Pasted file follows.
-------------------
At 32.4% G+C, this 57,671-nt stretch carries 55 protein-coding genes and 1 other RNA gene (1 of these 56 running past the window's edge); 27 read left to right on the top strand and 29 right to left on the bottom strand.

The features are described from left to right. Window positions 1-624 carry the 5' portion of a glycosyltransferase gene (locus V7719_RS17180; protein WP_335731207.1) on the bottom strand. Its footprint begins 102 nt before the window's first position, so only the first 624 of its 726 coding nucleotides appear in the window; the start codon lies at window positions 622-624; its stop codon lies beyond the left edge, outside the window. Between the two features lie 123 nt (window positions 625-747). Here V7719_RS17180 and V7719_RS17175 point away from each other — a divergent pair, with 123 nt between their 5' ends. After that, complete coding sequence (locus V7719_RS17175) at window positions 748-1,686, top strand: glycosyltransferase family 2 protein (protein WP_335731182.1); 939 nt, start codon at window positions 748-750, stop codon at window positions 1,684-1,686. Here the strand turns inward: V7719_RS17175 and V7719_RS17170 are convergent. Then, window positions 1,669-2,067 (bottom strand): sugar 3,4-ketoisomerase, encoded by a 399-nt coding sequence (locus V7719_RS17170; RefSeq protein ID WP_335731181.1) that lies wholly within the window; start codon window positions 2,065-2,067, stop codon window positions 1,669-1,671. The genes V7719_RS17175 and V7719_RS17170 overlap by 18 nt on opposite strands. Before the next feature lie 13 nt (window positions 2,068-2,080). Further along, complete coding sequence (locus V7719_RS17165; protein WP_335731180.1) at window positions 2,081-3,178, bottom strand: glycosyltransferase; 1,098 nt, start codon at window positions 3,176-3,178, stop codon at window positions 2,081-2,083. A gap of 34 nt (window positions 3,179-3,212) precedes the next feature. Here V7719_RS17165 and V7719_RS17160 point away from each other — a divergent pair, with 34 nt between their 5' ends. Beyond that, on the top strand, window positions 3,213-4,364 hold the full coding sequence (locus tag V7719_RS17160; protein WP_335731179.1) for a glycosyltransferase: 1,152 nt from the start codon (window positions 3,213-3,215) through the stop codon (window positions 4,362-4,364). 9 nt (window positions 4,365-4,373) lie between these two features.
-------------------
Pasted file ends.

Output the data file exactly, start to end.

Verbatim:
At 32.4% G+C, this 57,671-nt stretch carries 55 protein-coding genes and 1 other RNA gene (1 of these 56 running past the window's edge); 27 read left to right on the top strand and 29 right to left on the bottom strand.

The features are described from left to right. Window positions 1-624 carry the 5' portion of a glycosyltransferase gene (locus V7719_RS17180; protein WP_335731207.1) on the bottom strand. Its footprint begins 102 nt before the window's first position, so only the first 624 of its 726 coding nucleotides appear in the window; the start codon lies at window positions 622-624; its stop codon lies beyond the left edge, outside the window. Between the two features lie 123 nt (window positions 625-747). Here V7719_RS17180 and V7719_RS17175 point away from each other — a divergent pair, with 123 nt between their 5' ends. After that, complete coding sequence (locus V7719_RS17175) at window positions 748-1,686, top strand: glycosyltransferase family 2 protein (protein WP_335731182.1); 939 nt, start codon at window positions 748-750, stop codon at window positions 1,684-1,686. Here the strand turns inward: V7719_RS17175 and V7719_RS17170 are convergent. Then, window positions 1,669-2,067 (bottom strand): sugar 3,4-ketoisomerase, encoded by a 399-nt coding sequence (locus V7719_RS17170; RefSeq protein ID WP_335731181.1) that lies wholly within the window; start codon window positions 2,065-2,067, stop codon window positions 1,669-1,671. The genes V7719_RS17175 and V7719_RS17170 overlap by 18 nt on opposite strands. Before the next feature lie 13 nt (window positions 2,068-2,080). Further along, complete coding sequence (locus V7719_RS17165; protein WP_335731180.1) at window positions 2,081-3,178, bottom strand: glycosyltransferase; 1,098 nt, start codon at window positions 3,176-3,178, stop codon at window positions 2,081-2,083. A gap of 34 nt (window positions 3,179-3,212) precedes the next feature. Here V7719_RS17165 and V7719_RS17160 point away from each other — a divergent pair, with 34 nt between their 5' ends. Beyond that, on the top strand, window positions 3,213-4,364 hold the full coding sequence (locus tag V7719_RS17160; protein WP_335731179.1) for a glycosyltransferase: 1,152 nt from the start codon (window positions 3,213-3,215) through the stop codon (window positions 4,362-4,364). 9 nt (window positions 4,365-4,373) lie between these two features.